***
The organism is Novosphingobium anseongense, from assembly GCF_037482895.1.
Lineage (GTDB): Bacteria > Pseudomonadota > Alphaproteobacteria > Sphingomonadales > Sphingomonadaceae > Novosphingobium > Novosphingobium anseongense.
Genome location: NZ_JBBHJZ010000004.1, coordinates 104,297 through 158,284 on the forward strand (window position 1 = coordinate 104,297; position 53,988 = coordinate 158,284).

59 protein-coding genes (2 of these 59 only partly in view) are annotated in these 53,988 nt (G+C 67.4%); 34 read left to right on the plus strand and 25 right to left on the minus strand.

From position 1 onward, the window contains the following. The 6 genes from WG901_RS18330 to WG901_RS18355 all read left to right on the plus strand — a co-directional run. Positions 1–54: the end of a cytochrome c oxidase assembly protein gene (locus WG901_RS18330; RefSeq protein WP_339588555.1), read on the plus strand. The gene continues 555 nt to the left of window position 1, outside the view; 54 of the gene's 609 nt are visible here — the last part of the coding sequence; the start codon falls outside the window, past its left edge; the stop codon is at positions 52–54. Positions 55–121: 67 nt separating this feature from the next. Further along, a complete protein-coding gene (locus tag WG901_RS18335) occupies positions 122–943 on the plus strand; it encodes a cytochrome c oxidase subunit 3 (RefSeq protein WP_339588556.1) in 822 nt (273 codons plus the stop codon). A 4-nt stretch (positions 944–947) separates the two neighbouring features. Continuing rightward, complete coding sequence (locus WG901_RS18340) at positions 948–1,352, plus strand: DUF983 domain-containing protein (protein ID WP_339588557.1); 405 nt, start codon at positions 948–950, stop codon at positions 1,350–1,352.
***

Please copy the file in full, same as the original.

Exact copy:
The organism is Novosphingobium anseongense, from assembly GCF_037482895.1.
Lineage (GTDB): Bacteria > Pseudomonadota > Alphaproteobacteria > Sphingomonadales > Sphingomonadaceae > Novosphingobium > Novosphingobium anseongense.
Genome location: NZ_JBBHJZ010000004.1, coordinates 104,297 through 158,284 on the forward strand (window position 1 = coordinate 104,297; position 53,988 = coordinate 158,284).

59 protein-coding genes (2 of these 59 only partly in view) are annotated in these 53,988 nt (G+C 67.4%); 34 read left to right on the plus strand and 25 right to left on the minus strand.

From position 1 onward, the window contains the following. The 6 genes from WG901_RS18330 to WG901_RS18355 all read left to right on the plus strand — a co-directional run. Positions 1–54: the end of a cytochrome c oxidase assembly protein gene (locus WG901_RS18330; RefSeq protein WP_339588555.1), read on the plus strand. The gene continues 555 nt to the left of window position 1, outside the view; 54 of the gene's 609 nt are visible here — the last part of the coding sequence; the start codon falls outside the window, past its left edge; the stop codon is at positions 52–54. Positions 55–121: 67 nt separating this feature from the next. Further along, a complete protein-coding gene (locus tag WG901_RS18335) occupies positions 122–943 on the plus strand; it encodes a cytochrome c oxidase subunit 3 (RefSeq protein WP_339588556.1) in 822 nt (273 codons plus the stop codon). A 4-nt stretch (positions 944–947) separates the two neighbouring features. Continuing rightward, complete coding sequence (locus WG901_RS18340) at positions 948–1,352, plus strand: DUF983 domain-containing protein (protein ID WP_339588557.1); 405 nt, start codon at positions 948–950, stop codon at positions 1,350–1,352.